The results can be used for the design of foundations. SPT is widely used for measuring the undisturbed strength of the soil and for assessing its resistance to liquefaction due to ground vibrations caused by earthquakes or other dynamic forces. The Standard Penetration Resistance is measured as the number of blows ‘N’ required to drive a split spoon sampler to a depth of 300 mm using a 63.5 kg weight falling freely through a height of 750 mm.
The standard penetration test recovers a highly disturbed sample, which is generally not suitable for tests that measure properties of the in-situ soil structure, such as density, strength, and consolidation characteristics. To overcome this limitation, the test is often run with a larger sampler with a slightly different tip shape, so the disturbance of the sample is minimized, and testing of structural properties is meaningful for all but soft soils. However, this results in blow counts which are not easily converted to SPT N-values – many conversions have been proposed, some of which depend on the type of soil sampled, making reliance on blow counts with non-standard samplers problematic.
Standard penetration test blow counts do not represent a simple physical property of the soil, and thus must be correlated to soil properties of interest, such as strength or density. There exist multiple correlations, none of which are of very high quality. The use of SPT data for direct prediction of liquefaction potential suffers from the roughness of correlations and from the need to “normalize” SPT data to account for overburden pressure, sampling technique, and other factors. Additionally, the method cannot collect accurate data for weak soil layers for several reasons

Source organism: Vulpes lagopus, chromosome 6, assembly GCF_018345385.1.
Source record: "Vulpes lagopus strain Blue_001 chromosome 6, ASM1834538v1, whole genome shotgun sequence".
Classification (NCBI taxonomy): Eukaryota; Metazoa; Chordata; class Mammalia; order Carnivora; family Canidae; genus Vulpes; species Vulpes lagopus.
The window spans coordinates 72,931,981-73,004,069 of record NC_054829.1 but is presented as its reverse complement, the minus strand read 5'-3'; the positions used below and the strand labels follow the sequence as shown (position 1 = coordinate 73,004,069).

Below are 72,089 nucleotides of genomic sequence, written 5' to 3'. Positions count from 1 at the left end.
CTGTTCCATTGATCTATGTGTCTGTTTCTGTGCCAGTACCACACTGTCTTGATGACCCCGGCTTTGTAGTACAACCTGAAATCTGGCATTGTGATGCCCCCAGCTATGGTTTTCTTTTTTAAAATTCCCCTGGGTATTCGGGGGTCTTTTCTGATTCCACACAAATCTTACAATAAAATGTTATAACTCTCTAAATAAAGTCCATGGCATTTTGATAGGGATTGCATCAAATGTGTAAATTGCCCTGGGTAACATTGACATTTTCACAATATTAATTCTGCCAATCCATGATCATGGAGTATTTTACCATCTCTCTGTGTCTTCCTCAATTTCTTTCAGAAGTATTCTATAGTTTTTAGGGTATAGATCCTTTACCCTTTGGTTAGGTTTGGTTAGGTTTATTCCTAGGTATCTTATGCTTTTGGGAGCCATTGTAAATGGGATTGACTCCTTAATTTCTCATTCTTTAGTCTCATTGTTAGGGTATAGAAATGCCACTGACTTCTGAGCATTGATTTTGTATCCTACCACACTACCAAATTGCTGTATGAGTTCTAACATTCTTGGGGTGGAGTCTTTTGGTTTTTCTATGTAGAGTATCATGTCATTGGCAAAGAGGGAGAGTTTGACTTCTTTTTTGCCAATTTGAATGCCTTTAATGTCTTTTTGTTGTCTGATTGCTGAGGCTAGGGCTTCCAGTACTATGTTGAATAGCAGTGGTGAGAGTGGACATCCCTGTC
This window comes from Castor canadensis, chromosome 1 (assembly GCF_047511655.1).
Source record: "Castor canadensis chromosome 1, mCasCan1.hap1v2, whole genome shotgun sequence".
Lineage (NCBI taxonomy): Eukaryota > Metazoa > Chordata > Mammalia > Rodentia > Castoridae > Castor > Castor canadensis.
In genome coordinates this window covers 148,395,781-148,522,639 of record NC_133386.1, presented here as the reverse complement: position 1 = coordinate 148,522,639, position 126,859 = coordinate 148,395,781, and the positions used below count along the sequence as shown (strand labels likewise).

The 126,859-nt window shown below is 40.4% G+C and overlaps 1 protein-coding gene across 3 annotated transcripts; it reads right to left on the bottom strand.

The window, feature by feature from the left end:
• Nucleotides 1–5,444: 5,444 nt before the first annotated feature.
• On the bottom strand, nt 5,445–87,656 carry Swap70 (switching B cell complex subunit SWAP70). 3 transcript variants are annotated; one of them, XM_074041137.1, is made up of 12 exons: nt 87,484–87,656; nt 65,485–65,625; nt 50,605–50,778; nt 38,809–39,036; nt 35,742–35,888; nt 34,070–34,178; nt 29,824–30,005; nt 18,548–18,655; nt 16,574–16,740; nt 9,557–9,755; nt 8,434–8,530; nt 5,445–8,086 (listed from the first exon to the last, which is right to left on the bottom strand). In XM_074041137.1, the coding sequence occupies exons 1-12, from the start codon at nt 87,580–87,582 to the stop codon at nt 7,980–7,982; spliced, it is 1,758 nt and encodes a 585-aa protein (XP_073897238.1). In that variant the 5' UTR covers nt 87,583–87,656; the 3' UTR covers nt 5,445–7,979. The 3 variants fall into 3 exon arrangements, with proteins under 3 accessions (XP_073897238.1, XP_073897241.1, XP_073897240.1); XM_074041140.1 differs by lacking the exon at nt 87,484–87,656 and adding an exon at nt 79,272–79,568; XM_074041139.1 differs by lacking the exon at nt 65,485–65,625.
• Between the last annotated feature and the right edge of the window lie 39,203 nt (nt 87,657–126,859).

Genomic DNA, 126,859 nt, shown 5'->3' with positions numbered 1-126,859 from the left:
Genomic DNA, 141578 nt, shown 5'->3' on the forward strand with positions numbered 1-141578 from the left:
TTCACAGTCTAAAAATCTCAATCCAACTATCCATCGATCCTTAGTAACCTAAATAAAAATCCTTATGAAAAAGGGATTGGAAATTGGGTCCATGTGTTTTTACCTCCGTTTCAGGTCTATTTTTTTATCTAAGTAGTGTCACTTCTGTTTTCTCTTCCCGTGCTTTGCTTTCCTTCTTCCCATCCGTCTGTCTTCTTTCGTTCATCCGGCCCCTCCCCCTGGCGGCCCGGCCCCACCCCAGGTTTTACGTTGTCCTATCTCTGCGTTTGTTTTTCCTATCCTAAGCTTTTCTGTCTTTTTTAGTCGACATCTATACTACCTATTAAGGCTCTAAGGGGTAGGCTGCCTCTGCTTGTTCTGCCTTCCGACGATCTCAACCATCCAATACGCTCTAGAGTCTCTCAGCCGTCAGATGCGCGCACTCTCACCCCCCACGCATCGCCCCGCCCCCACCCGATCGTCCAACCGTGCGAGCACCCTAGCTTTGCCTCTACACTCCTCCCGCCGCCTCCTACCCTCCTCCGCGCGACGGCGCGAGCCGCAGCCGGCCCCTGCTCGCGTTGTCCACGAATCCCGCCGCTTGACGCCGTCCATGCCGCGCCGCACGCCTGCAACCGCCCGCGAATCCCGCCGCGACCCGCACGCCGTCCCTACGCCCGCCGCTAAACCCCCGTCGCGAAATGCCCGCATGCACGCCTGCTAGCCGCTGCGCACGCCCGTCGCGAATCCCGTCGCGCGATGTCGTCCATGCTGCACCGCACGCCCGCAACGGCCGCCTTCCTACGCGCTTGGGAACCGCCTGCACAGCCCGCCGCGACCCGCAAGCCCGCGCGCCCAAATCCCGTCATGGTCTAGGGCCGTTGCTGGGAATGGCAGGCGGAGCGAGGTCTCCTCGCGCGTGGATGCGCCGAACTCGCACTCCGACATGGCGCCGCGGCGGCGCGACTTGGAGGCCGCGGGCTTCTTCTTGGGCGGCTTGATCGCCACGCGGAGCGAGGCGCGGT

The results are limited to whole numbers for a specific driving interval, but with very low blow counts, the granularity of the results, and the possibility of a zero result, makes handling the data cumbersome.
In loose sands and very soft clays, the act of driving the sampler will significantly disturb the soil, including by soil liquefaction of loose sands, giving results based on the disturbed soil properties rather than the intact soil properties.